Sleep is something that we all need. And this is just another reason why it’s so important and we should be paying attention to our own sleep patterns. And it could add into the other modifiable risk factors that we already know about which I usually summarise as anything that’s good for your heart is good for your brain. And we tend to know what’s good for our hearts. Eat well, exercise, all of those kinds of things. It sounds a bit dull, but I think the benefits are so worthwhile.

Ash de Neef: Yeah. I’d rather be dull and healthy.

Penny Moyle: We are living longer. But the dream was never, that we lived a long time and spent our final years with dementia. The dream is to live long and healthy.

Dr. Andrew McKinnon: And I think an important thing to note, sorry to jump in. I just forgot to mention that a lot of these risk factors start to accumulate from approximately midlife. So the earlier you get onto them, the greater, the chance of prevention later on.

Ash de Neef: Yeah. This is where that longitudinal study is really coming into play here. And we can start getting data earlier and earlier.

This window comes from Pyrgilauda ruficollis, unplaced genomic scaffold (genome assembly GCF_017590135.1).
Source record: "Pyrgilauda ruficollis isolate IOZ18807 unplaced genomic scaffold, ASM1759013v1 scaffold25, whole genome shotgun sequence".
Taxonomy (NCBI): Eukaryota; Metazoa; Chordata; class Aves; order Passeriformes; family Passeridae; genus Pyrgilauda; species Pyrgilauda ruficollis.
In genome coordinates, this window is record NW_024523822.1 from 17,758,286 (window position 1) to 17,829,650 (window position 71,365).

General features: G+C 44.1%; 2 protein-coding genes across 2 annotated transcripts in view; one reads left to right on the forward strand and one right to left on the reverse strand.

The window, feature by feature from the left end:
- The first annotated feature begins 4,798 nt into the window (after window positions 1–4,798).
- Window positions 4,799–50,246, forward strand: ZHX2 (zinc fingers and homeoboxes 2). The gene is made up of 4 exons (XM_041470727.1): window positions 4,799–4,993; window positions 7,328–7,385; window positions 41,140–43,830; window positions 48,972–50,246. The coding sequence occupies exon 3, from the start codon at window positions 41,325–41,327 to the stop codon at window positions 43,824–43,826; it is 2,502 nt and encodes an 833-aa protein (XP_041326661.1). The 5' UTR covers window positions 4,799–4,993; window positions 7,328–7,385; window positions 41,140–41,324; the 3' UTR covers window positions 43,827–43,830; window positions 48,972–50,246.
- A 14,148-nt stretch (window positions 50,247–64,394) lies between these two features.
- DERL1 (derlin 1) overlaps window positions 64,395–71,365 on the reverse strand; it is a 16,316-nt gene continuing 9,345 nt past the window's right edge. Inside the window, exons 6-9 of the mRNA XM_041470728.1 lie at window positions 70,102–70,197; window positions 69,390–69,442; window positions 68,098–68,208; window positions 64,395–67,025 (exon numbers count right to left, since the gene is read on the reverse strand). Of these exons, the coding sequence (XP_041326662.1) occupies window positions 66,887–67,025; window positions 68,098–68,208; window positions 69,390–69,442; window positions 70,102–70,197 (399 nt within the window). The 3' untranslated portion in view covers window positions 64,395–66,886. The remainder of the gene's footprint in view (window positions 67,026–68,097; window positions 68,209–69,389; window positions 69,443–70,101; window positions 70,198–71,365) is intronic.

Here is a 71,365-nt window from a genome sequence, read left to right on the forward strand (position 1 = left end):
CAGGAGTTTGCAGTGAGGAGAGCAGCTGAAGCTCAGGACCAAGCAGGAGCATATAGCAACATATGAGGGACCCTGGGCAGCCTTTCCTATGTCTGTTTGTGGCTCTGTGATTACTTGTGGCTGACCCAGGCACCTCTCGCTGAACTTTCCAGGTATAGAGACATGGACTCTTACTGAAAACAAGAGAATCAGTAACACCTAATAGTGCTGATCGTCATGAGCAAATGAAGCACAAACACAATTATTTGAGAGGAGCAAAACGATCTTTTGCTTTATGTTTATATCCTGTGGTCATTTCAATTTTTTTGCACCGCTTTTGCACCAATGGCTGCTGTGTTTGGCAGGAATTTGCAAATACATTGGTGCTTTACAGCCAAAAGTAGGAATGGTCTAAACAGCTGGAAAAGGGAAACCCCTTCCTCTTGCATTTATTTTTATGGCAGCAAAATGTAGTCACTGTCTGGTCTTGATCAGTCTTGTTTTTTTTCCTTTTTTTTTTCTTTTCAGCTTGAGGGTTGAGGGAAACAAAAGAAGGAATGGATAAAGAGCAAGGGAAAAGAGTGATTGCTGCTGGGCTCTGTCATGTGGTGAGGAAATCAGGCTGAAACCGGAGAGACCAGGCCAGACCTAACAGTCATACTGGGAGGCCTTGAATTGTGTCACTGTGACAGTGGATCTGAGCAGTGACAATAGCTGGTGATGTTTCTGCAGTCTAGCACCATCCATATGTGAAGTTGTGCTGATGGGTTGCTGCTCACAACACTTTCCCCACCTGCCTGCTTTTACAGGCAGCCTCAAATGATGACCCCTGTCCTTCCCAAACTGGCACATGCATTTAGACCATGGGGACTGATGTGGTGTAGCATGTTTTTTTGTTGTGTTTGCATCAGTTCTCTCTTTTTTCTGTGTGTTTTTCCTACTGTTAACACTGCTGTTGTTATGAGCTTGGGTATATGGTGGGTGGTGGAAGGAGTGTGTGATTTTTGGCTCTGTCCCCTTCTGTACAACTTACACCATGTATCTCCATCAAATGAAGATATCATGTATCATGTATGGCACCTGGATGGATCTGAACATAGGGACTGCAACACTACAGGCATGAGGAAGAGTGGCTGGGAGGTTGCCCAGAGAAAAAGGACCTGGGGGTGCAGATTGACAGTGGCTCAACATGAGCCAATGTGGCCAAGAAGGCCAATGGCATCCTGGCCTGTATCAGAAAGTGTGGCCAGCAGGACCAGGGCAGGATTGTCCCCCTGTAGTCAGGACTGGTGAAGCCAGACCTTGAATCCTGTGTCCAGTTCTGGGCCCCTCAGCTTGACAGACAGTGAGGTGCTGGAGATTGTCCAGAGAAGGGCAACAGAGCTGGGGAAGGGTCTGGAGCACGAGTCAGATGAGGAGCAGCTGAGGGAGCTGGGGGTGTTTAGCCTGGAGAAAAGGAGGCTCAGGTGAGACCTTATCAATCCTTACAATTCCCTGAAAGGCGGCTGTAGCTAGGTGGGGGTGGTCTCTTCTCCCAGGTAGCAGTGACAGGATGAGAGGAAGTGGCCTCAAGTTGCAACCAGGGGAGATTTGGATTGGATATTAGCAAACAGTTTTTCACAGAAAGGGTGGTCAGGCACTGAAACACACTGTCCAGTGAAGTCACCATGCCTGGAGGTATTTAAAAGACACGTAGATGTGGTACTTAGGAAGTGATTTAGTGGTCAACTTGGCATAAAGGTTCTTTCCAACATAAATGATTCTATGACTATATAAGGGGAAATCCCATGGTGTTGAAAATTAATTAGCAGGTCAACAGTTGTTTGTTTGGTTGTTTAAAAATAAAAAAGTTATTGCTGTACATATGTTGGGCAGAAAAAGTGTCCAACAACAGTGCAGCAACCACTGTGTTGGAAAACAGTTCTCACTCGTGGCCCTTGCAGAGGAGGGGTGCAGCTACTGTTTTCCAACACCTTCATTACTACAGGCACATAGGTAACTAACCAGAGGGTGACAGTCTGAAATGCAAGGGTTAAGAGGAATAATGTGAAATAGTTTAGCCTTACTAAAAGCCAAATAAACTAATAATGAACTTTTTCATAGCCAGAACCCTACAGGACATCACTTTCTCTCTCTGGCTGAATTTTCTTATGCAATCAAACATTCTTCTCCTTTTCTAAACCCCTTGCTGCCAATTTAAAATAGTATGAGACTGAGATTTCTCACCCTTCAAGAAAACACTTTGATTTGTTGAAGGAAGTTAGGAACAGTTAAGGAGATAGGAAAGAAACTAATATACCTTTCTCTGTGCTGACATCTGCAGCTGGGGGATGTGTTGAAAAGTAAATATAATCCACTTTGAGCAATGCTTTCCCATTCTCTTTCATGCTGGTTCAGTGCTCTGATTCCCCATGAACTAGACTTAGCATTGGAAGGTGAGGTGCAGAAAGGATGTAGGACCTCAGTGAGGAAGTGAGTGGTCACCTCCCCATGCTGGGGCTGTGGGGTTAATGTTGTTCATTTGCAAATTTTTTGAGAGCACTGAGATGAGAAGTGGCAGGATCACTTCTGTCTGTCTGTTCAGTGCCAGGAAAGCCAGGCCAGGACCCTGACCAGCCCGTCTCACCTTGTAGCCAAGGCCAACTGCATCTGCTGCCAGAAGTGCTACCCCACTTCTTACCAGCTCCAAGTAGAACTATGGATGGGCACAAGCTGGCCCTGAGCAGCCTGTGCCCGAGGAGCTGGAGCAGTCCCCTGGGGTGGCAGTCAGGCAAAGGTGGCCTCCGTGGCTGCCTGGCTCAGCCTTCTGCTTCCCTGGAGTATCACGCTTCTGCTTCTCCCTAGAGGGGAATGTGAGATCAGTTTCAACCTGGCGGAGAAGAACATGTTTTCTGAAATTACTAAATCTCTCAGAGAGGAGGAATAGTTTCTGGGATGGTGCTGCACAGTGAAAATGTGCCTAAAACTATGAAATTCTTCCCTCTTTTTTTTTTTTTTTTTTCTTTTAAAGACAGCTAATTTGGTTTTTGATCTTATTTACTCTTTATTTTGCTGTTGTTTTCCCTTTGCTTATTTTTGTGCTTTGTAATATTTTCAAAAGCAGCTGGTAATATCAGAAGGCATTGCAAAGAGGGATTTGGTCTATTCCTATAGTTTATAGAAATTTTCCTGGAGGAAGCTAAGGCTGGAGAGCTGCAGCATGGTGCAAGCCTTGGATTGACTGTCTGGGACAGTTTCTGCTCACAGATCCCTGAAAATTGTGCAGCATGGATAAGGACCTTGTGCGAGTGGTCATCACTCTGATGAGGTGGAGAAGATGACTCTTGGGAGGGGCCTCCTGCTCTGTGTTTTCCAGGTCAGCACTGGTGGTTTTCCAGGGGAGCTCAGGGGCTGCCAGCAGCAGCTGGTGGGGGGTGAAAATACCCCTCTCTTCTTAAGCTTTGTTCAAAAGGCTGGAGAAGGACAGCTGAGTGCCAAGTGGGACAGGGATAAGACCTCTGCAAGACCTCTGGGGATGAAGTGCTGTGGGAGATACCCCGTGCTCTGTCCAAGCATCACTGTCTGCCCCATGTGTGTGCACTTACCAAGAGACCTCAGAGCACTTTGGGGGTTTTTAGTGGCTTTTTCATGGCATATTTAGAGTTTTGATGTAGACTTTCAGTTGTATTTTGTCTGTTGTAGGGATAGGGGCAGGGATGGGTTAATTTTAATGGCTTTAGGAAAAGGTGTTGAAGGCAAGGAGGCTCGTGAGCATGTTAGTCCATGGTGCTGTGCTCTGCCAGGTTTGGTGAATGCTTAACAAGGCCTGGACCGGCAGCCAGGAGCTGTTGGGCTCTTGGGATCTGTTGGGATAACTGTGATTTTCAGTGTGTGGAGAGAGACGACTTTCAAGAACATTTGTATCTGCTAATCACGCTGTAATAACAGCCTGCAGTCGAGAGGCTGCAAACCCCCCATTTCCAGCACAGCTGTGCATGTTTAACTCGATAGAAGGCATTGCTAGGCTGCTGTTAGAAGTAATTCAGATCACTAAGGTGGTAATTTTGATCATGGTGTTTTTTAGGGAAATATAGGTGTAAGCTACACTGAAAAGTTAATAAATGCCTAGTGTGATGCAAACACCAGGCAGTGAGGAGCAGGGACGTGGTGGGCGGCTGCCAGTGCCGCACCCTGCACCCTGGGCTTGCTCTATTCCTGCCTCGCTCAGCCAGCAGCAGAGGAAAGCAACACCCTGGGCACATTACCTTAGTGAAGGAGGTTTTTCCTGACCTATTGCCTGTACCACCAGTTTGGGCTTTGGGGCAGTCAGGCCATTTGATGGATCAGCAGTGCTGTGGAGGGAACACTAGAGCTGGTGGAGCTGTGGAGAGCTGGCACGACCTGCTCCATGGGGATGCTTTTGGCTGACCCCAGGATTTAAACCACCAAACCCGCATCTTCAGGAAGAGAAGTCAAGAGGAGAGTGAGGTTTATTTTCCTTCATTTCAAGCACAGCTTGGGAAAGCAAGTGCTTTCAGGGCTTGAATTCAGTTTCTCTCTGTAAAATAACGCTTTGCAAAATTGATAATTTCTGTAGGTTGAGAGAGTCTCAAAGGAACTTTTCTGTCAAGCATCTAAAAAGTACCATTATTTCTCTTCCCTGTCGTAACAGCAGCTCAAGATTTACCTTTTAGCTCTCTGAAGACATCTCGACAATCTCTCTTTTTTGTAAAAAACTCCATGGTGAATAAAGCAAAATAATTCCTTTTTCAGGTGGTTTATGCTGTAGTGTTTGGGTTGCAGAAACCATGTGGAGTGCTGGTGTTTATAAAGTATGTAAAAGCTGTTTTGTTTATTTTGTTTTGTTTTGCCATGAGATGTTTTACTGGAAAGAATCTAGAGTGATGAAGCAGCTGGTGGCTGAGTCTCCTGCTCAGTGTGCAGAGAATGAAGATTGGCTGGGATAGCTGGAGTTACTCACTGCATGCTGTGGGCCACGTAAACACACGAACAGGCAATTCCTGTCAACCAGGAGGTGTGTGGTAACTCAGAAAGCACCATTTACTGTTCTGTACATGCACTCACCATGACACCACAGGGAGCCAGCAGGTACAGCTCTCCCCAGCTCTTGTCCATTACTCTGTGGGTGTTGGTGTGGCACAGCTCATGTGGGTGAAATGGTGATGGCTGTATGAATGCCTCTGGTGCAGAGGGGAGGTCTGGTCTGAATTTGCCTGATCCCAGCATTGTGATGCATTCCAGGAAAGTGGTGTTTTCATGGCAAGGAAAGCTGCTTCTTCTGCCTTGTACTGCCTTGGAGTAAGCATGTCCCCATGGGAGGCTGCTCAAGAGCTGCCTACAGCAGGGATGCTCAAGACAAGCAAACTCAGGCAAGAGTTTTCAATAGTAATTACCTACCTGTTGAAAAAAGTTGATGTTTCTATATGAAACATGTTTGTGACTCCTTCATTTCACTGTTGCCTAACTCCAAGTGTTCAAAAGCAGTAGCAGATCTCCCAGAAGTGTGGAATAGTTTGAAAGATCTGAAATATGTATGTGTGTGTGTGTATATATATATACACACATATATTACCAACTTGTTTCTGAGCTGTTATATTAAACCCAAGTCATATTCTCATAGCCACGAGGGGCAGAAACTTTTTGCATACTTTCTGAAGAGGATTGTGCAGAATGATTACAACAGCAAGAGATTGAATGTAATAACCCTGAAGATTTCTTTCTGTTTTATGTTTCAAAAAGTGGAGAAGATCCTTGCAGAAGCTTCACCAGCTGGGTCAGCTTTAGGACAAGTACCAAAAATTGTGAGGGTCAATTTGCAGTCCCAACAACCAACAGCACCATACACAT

Anyone feel free to jump in on this question, but this was possible also through Dementia Australia’s partnership with Race Against Dementia. What was the application process like?
Kunle or Andrew, if you want to lead here.

Dr. Kunle Bademosi: Okay. Maybe I’ll start.
As I mentioned, I was, I got some experience working in Parkinson’s disease in Belgium, and I moved back to Australia right in the middle of COVID. I arrived in Australia on the 31st of July to start to a one year contract or less about nine months contract. And I remember talking with my current boss Adam Walker about potential fellowships to apply for.
And he was like, “Oh, there’s actually a fellowship to apply for, which is due in three weeks time”. So I was right in the middle of my hotel where I was reading up on frontotemporal dementia while I was in the quarantine. And I knew a lot about it, but then to come up with a project to come up with research questions, my aims, my milestones, and essentially write it all, get feedback. And actually go through the whole submission process…It was pretty surprising I could get this done, in the short while of about three weeks. Which for me was a great experience because I had previously had experience writing – applying for a fellowship and writing within a short time interval as well.